Counterintuitive…Go for the Long-term…Do What You Don’t Want to Do
FACT: Successful Leadership is a most counterintuitive commodity.
I first noticed a forlorn-looking office building on Nashville’s world famous Music Row in late 1981 with our country still deep in an economic recession. Our business was still young, and so was I—just 29. Money was tight. But, at a glance, I saw what could be done with this property. So, I inquired and found that the price, while reasonable, was still more than I wanted to pay. So, I made an offer they could easily refuse—the trifling sum of $40,000. It was such a lowball, I wasn’t sure they’d even answer.
The real estate agent wasn’t happy…but she took it to the owner. And, just as I thought, they responded, “No,” to my ridiculous $40,000 offer…but, stunningly, said they would sell it for $44,000! Wow! What a deal. I grabbed it.
In early 1982, we refurbished the building and moved in by the spring. Over the years we enlarged it to two stories. This is where I ran my business, The Franklin Group, Inc. This is where we created a host of award-winning TV, radio, and print ads. This is where some of the most important relationships of my life were formed. This is where we closed millions of dollars of business. Whew…if these walls could talk!
Now I’m sitting on the floor of my empty office, writing this chapter, knowing it will be the last bit of work I’ll ever do in this building—the place I called home for nearly 20 years of my life. Since I sold the company in 2000, other businesses have occupied this space, but it’s always held a special place in my heart. Tomorrow, we will close the sale on this property. And yes, I’m a bit melancholy. But, mostly, I’m happy. It’s time to do it.
How all this happened is what I want to focus on here, because it all had to do with taking the long view. I’ve written about this at greater length in my book,Fast-Forward Leadership.
It all goes back to a vision I began forming in high school. As the next years passed, my vision
evolved. The goal was to develop a business that played to my strengths, would be well received by others, and would be profitable. I never expected overnight success. I was prepared to do the hard stuff and focus on the long term. This meant that, in college, I held several jobs and started my own businesses. It meant that, after graduation, I worked hard to become the best real estate person possible. I studied and went to regular training events. While other salespeople sometimes belittled the process, I was determined to be dumb enough to simply follow the practices of other successful people before me. And, not being the sharpest crayon in the box, I determined to work hard, routinely putting in more hours than most anyone else in the firm.
Then, in 1977, we opened The Franklin Group, Inc. as a full-service advertising and media production company. I was determined to never go into debt. That meant that our growth was a bit slower (and less risky) than the competitors. It began as just Bonnie and myself—a one-stop shop run by a two-person team. We did it all: pitched new clients, wrote the copy, laid out the ads, produced the radio and TV commercials, and ran the office…just the two of us. Gradually, we added employees…starting with a sales force. I paid by commission. That kept the pressure on them to do the heavy lifting. But, I paid a commission rate that was probably two or three times what they could have gotten elsewhere. This helped me get the most passionate people and weed out the ones who didn’t want to do the work. I implemented the ancient wisdom that “a worker is worthy of his pay.”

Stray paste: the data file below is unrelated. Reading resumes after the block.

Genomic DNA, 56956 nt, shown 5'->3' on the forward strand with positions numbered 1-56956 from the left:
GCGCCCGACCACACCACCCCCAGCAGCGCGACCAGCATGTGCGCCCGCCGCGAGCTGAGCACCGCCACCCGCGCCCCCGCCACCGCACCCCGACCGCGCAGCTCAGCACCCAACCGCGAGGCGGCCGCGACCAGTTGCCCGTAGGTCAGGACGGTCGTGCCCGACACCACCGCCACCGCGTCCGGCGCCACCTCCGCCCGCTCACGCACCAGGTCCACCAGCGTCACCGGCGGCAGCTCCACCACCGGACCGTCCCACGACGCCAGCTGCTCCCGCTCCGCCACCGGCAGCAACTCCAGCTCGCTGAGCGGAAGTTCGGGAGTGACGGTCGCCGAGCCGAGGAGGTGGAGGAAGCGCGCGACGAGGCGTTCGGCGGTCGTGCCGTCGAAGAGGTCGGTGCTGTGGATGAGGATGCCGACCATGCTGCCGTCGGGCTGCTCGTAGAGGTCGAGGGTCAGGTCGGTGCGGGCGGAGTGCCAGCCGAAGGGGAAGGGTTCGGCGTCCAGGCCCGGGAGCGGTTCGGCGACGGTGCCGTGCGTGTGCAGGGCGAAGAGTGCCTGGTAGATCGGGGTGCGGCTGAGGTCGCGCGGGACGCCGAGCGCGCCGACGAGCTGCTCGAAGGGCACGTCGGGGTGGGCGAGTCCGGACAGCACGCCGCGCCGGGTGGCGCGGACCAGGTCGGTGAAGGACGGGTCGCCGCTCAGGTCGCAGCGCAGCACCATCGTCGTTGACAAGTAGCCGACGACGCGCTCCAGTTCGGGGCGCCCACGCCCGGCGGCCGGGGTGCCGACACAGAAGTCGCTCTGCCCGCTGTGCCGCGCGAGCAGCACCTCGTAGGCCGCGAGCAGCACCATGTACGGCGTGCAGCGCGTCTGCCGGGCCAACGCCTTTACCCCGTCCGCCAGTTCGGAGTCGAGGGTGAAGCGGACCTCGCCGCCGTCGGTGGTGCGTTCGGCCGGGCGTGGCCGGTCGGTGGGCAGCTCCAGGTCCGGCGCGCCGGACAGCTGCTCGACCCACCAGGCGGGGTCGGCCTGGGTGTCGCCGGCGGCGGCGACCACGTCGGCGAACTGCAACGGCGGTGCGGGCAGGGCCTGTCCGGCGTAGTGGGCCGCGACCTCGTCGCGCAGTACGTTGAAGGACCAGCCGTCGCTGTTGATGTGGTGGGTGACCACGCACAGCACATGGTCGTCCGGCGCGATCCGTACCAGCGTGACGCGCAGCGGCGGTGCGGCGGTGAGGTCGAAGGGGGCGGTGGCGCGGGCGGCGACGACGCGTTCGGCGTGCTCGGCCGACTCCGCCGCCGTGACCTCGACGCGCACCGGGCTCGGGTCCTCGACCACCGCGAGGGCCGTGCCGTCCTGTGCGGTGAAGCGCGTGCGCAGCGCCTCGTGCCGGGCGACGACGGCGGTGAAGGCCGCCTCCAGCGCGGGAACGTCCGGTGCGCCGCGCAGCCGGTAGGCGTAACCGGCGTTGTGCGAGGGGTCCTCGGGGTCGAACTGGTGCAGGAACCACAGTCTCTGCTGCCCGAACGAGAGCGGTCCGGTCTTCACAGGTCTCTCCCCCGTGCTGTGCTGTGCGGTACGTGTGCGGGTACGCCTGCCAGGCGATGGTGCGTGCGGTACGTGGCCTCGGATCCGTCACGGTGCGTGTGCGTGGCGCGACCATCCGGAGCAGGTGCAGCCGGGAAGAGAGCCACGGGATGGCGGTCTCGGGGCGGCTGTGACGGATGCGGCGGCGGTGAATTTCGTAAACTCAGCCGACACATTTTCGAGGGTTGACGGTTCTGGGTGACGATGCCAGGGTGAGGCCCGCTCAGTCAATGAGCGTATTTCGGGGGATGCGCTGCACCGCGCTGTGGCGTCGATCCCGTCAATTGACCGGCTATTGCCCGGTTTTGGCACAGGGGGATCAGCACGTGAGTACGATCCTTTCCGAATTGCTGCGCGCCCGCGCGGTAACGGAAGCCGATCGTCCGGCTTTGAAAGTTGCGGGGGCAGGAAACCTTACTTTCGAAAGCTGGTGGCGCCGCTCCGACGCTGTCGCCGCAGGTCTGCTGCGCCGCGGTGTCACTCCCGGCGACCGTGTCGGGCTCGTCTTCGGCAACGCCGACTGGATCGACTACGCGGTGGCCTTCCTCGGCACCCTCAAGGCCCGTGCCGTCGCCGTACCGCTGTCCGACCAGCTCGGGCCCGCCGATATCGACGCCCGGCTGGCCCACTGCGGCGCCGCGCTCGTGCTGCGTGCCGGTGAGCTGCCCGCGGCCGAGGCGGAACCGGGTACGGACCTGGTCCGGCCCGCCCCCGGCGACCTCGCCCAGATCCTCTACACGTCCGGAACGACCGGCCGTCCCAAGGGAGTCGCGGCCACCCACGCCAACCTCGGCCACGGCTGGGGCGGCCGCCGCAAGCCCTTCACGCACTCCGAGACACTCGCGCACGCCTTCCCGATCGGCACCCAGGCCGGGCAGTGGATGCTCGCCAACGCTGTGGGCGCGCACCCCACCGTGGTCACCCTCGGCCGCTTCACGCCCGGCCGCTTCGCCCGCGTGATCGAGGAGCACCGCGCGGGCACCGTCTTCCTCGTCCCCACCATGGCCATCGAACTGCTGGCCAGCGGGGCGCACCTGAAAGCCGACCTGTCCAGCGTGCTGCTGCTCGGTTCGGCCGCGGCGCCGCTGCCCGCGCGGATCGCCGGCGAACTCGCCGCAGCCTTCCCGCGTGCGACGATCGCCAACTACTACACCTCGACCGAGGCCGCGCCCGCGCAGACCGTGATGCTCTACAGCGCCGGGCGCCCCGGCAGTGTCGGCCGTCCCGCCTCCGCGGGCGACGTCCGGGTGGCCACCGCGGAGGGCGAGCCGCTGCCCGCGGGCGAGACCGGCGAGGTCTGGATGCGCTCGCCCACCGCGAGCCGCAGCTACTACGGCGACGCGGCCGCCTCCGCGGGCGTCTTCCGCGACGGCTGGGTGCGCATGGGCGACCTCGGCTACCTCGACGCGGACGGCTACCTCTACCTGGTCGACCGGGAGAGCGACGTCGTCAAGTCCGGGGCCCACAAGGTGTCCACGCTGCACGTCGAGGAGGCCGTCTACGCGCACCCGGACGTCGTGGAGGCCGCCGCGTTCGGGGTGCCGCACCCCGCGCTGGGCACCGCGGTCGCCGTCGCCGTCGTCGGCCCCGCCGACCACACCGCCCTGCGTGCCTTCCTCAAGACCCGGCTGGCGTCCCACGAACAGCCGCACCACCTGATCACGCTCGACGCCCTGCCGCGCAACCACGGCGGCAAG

As the company grew, I resisted taking on risky overhead. Way ahead of our time, I outsourced lots of the creative work. Whenever feasible, I rented instead of buying. Then, when we did buy a camera or other equipment, we bought used. This helped us weather the inevitable downturns.
Also, I saved every penny possible. Bonnie and I always lived well below our means. We didn’t go on expensive vacations. We didn’t join the golf clubs. We didn’t fall into the trap of going into debt to support a lifestyle we didn’t yet deserve.
My point is a simple one: Success doesn’t necessarily come to the best looking, most pedigreed, or best educated. But it does tend to come to those who have a long-term vision and eschew short-term gratification. It’s difficult to do this in the short-term culture in which we live. Marketers know most people will opt for short-term gratification. This is why Wal-Mart has all that junk next to the cash registers. They know, from experience, that lots of people will grab something they don’t need at the last minute…because it gives them short-term gratification. But remember, Sam Walton didn’t build his empire with this sort of thinking. He built it by doing the hard things (long hours and living well below his means) for many, many years…and by keeping his eyes on the long-term prize.